I don't have much to say about this, but....
... I found it quite moving to read.
I do ask (not that I'm in a position to enforce this) that no one try to use my death to further their political purposes. I went to Iraq and did what I did for my reasons, not yours. My life isn't a chit to be used to bludgeon people to silence on either side. If you think the U.S. should stay in Iraq, don't drag me into it by claiming that somehow my death demands us staying in Iraq. If you think the U.S. ought to get out tomorrow, don't cite my name as an example of someone's life who was wasted by our mission in Iraq. I have my own opinions about what we should do about Iraq, but since I'm not around to expound on them I'd prefer others not try and use me as some kind of moral capital to support a position I probably didn't support. Further, this is tough enough on my family without their having to see my picture being used in some rally or my name being cited for some political purpose. You can fight political battles without hurting my family, and I'd prefer that you did so.
On a similar note, while you're free to think whatever you like about my life and death, if you think I wasted my life, I'll tell you you're wrong. We're all going to die of something. I died doing a job I loved. When your time comes, I hope you are as fortunate as I was.
Read the whole thing, it is worth it. I don't know the guy, never read anything he wrote, but I think I would have like to have known him.
Stout beers under trees, please.
Beautiful and sad, I too would loved to have known the man.
It's all fun and games until someone ends up in a cone.
Don't make me go all honey badger on your ass
Originally Posted by dr hoo
Originally Posted by dr hoo
I did a bit more research on Major Olmstead. He was a MiTT commander, which means he had one of the more dangerous jobs in Iraq- Living with and advising an Iraqi army unit. Two of his subordinates apparently were killed trying to save him after he was struck by the sniper's bullet.
He was a reservist and a volunteer, a testament to today's citizen-soldiers.
Fat'r + Slow'r than TMB
Thanks for finding and posting Hoo.
I think it's an interesting read and really illustrates how far a military mindset is from mine. While I disagree on several of his points, it did make me think and I believe that was Major Olmstead's point. Here's hoping there is an afterlife where he will meet up with his Amanda.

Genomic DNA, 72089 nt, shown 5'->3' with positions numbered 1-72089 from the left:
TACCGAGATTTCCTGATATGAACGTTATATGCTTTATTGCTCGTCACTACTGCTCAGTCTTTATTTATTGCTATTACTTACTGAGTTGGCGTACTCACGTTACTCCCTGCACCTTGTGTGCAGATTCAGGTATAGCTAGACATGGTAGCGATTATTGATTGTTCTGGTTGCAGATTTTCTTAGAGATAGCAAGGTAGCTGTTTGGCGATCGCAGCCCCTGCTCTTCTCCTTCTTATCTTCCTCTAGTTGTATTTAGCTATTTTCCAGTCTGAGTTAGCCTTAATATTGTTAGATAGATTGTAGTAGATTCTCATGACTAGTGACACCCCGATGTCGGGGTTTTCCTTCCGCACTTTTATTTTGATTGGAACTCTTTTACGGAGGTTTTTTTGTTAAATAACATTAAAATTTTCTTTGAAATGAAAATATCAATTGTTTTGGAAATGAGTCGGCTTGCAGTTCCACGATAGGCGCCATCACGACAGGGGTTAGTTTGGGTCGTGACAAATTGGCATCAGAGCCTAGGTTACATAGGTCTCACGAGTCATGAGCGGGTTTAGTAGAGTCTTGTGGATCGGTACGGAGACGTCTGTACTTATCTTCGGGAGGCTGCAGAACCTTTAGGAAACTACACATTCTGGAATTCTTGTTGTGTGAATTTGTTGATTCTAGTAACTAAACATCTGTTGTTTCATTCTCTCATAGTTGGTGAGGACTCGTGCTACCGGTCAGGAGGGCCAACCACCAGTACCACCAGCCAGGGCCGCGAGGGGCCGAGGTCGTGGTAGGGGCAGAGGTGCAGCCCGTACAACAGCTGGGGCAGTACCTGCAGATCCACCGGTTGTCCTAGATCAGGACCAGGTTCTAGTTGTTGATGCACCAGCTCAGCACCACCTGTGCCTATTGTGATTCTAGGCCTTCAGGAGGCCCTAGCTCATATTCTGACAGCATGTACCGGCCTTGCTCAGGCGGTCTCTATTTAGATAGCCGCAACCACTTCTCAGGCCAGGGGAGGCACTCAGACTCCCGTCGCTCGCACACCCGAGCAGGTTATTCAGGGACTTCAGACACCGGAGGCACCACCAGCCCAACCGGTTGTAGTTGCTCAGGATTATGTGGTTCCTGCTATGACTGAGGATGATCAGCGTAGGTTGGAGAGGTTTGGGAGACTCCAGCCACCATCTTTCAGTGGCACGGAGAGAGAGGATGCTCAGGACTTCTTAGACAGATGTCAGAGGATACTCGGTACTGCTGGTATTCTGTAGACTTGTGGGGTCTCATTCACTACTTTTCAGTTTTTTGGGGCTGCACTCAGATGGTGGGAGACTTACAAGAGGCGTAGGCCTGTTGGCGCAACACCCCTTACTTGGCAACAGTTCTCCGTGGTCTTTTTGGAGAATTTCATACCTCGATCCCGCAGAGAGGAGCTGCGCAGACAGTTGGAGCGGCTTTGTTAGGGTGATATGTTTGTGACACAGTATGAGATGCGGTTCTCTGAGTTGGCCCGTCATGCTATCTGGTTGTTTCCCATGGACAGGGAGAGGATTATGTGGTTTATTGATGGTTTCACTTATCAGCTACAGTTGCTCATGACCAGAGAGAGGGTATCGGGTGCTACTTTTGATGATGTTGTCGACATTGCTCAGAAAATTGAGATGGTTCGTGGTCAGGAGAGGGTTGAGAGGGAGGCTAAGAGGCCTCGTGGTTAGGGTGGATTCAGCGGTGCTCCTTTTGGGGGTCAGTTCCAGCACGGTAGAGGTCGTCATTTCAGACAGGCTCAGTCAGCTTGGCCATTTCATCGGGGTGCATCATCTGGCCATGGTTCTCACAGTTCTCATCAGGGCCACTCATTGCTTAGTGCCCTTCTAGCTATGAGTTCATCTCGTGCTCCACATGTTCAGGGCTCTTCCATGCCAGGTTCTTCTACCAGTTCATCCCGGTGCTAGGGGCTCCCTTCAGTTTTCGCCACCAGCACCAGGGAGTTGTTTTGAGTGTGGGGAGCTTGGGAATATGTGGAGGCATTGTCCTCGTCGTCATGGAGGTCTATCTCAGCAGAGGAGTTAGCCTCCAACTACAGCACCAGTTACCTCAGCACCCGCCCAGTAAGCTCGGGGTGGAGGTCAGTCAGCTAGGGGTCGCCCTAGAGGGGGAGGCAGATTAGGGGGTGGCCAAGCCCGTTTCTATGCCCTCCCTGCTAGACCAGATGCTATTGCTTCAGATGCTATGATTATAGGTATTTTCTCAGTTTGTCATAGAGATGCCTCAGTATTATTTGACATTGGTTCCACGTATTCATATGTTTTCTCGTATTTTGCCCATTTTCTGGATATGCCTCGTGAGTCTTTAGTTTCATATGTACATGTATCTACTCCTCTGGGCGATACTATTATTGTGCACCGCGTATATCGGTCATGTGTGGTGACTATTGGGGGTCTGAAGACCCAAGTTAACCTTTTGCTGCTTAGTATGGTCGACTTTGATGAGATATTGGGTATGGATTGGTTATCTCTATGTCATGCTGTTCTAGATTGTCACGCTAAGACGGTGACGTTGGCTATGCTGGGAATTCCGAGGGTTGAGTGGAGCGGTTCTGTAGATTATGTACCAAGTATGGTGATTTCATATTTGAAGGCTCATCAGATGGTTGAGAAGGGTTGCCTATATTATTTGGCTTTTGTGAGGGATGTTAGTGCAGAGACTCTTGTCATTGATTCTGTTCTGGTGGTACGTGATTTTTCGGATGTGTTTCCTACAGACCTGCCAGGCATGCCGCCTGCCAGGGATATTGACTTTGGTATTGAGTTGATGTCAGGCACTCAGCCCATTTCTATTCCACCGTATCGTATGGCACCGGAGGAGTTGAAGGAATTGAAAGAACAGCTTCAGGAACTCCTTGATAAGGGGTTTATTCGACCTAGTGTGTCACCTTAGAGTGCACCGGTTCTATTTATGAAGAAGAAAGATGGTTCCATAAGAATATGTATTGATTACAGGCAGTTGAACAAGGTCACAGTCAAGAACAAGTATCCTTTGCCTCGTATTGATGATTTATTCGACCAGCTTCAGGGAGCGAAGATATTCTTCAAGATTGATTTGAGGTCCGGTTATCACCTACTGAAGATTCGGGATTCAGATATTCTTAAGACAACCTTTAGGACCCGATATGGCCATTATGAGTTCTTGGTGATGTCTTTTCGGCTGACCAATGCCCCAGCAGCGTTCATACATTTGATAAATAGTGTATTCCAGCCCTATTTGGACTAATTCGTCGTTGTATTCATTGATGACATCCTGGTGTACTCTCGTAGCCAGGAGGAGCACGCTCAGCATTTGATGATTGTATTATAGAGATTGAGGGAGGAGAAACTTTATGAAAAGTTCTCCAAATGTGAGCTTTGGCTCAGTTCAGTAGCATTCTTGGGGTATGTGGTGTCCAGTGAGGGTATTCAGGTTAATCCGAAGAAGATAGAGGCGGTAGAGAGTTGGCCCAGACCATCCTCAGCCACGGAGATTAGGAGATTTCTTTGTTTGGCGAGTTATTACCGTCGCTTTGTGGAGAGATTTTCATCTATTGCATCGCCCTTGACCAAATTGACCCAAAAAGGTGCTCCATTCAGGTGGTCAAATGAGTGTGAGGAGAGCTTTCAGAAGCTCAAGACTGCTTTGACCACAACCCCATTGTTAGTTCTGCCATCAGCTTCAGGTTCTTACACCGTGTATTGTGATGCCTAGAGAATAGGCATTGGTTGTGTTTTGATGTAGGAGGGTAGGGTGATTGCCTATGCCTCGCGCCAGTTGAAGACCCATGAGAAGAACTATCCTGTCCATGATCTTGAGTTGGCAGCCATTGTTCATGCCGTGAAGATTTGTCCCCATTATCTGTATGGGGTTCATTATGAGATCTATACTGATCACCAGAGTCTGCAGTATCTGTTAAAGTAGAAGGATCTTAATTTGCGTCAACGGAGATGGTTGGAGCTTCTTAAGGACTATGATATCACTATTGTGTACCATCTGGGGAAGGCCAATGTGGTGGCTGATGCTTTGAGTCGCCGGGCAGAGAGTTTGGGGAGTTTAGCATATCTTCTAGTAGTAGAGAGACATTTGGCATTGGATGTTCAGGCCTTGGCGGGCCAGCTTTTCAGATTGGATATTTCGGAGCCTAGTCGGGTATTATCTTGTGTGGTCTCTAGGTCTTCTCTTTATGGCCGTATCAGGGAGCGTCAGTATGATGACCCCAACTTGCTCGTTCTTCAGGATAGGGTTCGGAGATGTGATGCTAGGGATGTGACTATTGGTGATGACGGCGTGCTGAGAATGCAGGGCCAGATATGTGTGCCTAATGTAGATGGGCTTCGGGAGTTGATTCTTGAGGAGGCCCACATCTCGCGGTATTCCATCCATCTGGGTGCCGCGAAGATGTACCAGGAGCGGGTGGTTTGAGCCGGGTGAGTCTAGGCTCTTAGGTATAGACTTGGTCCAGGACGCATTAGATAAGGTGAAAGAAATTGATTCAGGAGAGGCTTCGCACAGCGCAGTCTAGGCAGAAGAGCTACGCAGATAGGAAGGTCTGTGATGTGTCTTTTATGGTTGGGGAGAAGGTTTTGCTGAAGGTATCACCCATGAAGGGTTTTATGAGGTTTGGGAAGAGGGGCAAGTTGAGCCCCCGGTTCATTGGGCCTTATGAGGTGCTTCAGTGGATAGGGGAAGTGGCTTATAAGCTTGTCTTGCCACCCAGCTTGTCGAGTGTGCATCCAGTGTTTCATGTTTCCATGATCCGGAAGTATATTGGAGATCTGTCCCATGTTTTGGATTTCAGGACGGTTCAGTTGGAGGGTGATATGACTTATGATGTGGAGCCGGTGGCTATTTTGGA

"Evil....is the complete lack of Empathy!"
""We are what we repeatedly do. Excellence, then, is not an act but a habit. " Aristotle
No one is as bad as the worst thing they have done & no one is as good as the best thing they have done.........think of that when you feel like you understand someone.
I don't want to hijack the thread but....I am interested on what you think a military mindset is, especially after having read a few of Major Olmsted's topics.
Originally Posted by Henry Porter
Hoo, thank you for a moving readů
Tao Te Ching
The movement of the Tao is to return
The way of Tao is to yield
Heaven, Earth and all things are born of the existant world.
The existent world is born of nothingness of the Tao
Master Lao Tzu
The post brings to mind something written by another soldier, who did not come home alive. The Soldier, by Rupert Brooke (1887-1915) http://en.wikipedia.org/wiki/Rupert_Brooke
If I should die, think only this of me:
That there's some corner of a foreign field
That is for ever England.There shall be
In that rich earth a richer dust concealed;
A dust whom England bore, shaped, made aware,
Gave, once, her flowers to love, her ways to roam,
A body of England's, breathing English air,
Washed by the rivers, blest by suns of home.
And think, this heart, all evil shed away,
A pulse in the eternal mind, no less
Gives somewhere back the thoughts by England given;
Her sights and sounds; dreams happy as her day;
And laughter, learnt of friends; and gentleness,
In hearts at peace, under an English heaven.
I try to be perfectly civil, until someone really pisses me off.